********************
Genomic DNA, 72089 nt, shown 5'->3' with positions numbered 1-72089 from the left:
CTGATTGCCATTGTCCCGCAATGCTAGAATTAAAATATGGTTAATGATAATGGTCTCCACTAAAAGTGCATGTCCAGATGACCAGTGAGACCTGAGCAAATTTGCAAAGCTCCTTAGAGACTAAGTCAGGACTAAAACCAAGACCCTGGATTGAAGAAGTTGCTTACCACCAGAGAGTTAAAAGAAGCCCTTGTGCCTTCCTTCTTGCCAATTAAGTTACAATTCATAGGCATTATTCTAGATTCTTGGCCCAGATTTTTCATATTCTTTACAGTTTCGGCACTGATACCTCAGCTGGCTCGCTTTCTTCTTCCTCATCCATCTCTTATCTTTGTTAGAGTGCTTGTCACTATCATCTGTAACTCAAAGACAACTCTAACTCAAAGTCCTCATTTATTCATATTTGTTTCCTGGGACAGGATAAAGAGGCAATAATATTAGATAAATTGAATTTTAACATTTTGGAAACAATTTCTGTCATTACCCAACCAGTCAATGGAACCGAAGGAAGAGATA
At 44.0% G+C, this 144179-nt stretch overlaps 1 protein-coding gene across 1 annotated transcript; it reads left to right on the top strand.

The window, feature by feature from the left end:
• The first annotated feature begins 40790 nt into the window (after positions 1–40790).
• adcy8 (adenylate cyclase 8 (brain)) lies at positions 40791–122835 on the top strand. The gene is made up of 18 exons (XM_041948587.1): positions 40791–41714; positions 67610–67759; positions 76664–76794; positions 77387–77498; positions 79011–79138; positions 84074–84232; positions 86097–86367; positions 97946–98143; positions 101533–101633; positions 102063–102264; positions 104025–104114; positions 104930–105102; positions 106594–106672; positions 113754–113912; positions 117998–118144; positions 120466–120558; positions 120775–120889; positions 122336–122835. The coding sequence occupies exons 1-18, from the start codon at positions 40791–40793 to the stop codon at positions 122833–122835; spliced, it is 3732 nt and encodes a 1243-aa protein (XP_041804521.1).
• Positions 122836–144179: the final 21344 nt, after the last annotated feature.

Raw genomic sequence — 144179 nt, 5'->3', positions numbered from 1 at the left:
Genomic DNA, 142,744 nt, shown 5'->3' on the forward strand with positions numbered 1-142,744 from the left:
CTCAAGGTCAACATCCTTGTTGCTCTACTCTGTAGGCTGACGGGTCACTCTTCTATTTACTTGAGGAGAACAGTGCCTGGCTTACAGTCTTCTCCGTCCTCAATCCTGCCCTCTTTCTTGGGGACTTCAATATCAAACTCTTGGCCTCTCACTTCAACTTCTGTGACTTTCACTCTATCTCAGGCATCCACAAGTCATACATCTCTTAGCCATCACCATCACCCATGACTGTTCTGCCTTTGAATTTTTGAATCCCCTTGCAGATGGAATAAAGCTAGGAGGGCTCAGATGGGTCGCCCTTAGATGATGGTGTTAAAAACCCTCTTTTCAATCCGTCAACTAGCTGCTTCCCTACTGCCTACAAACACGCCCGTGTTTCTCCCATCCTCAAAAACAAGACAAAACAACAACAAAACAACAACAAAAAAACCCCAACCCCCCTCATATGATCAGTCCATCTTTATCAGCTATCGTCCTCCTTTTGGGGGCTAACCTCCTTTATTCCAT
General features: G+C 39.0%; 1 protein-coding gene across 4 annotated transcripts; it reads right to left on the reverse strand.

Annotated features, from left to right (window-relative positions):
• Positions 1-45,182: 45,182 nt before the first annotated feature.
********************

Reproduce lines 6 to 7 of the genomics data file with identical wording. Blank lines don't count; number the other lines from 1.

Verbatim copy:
• adcy8 (adenylate cyclase 8 (brain)) lies at positions 40791–122835 on the top strand. The gene is made up of 18 exons (XM_041948587.1): positions 40791–41714; positions 67610–67759; positions 76664–76794; positions 77387–77498; positions 79011–79138; positions 84074–84232; positions 86097–86367; positions 97946–98143; positions 101533–101633; positions 102063–102264; positions 104025–104114; positions 104930–105102; positions 106594–106672; positions 113754–113912; positions 117998–118144; positions 120466–120558; positions 120775–120889; positions 122336–122835. The coding sequence occupies exons 1-18, from the start codon at positions 40791–40793 to the stop codon at positions 122833–122835; spliced, it is 3732 nt and encodes a 1243-aa protein (XP_041804521.1).
• Positions 122836–144179: the final 21344 nt, after the last annotated feature.